Broken Brained

One seizure at a time.

Hemingway sucks December 18, 2012

Filed under: Uncategorized — koshti @ 9:45 pm

I used to talk to my stepfather, Khosrow, about the death of the novel. I have always enjoyed reading novels and I always liked the feeling at the end of a book that I had gotten to know the characters, I somehow felt at the end of it that not only did I know the person I’d just spent so much time with (ann of green gables, ramona, the babysitters club, owen meany, betty and archie….) but that somehow they knew me too.

 

My friend Amanda used to write notes in her novels, and when you borrowed one of these books you would feel like you’d just shared a good part of life with her. Nuri once lost one of her books and felt like she had lost a piece of Amanda.

 

I have a memory I don’t trust, but when I remember those conversations with Khosrow they always happened on the boardwalk of a beach somewhere in the South Bay. The sun is shining but it is night, and so you see why I don’t trust the memory. I did not like short stories. He maintained that the novel was too slow and meandering for the 20th century (we’ve never had the conversation in the 21st) and the short story was a reflection of our times. He loved that at the end of the short story the reader was left with questions. I hated those questions. I wanted to learn something not be forced to come up with answers. I loved the fact that the novel as a whole is the important part of the story, that every comma did not need to be weighed as it must be in a short story.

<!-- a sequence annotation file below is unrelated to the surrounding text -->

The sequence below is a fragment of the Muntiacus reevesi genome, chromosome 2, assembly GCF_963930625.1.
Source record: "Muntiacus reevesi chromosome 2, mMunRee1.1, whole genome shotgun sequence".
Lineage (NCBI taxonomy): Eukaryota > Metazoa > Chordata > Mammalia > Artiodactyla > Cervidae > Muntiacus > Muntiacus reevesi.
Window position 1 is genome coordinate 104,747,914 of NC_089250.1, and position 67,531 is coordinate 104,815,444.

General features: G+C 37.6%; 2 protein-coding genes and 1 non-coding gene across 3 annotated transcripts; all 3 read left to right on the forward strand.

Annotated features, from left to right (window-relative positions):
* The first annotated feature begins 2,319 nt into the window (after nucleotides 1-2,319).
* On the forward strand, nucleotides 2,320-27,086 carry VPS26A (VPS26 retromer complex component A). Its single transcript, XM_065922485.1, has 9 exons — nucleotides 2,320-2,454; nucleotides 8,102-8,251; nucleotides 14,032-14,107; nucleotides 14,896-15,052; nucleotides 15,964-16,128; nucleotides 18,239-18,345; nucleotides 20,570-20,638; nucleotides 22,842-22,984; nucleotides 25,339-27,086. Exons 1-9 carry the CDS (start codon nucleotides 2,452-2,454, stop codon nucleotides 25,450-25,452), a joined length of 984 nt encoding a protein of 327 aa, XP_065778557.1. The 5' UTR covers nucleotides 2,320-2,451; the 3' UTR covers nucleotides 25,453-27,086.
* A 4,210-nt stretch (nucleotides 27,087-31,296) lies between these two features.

So then, I have no excuse for not knowing that this last relationship was a short story. I find myself, as I have found myself at the end of hemingway’s short stories, full of questions, angry at the author, and disgusted with myself for having flitted away the invaluable minutes that could have been spent doing something worthwhile. And yes, I recognize the melodrama of these statements. I know that even the shortest story has added to who I am. (For Sale: Baby shoes. Never worn.) And that the introspection about the pure bile I have felt after those stories was worth whatever time I lost in reading the story.

 

Still.

 

I hate this. I hate the time I spent weighing commas and word choices when I could have been enjoying the passing of time. I hate that I am left with unanswerable questions. I hate that once more I was duped into reading what I thought would be a good story and ended up being the mental masturbation that most short stories are.